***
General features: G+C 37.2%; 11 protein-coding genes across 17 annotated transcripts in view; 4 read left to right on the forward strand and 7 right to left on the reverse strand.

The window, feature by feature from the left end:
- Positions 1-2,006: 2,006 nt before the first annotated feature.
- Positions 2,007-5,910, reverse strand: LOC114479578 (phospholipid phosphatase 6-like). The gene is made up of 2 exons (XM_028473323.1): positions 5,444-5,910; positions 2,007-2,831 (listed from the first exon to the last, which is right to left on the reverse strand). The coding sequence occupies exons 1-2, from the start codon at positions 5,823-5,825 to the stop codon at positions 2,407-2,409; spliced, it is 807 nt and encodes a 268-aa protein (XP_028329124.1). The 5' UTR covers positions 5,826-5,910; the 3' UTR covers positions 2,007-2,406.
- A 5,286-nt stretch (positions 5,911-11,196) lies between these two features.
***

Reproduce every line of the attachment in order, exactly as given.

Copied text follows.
General features: G+C 37.2%; 11 protein-coding genes across 17 annotated transcripts in view; 4 read left to right on the forward strand and 7 right to left on the reverse strand.

The window, feature by feature from the left end:
- Positions 1-2,006: 2,006 nt before the first annotated feature.
- Positions 2,007-5,910, reverse strand: LOC114479578 (phospholipid phosphatase 6-like). The gene is made up of 2 exons (XM_028473323.1): positions 5,444-5,910; positions 2,007-2,831 (listed from the first exon to the last, which is right to left on the reverse strand). The coding sequence occupies exons 1-2, from the start codon at positions 5,823-5,825 to the stop codon at positions 2,407-2,409; spliced, it is 807 nt and encodes a 268-aa protein (XP_028329124.1). The 5' UTR covers positions 5,826-5,910; the 3' UTR covers positions 2,007-2,406.
- A 5,286-nt stretch (positions 5,911-11,196) lies between these two features.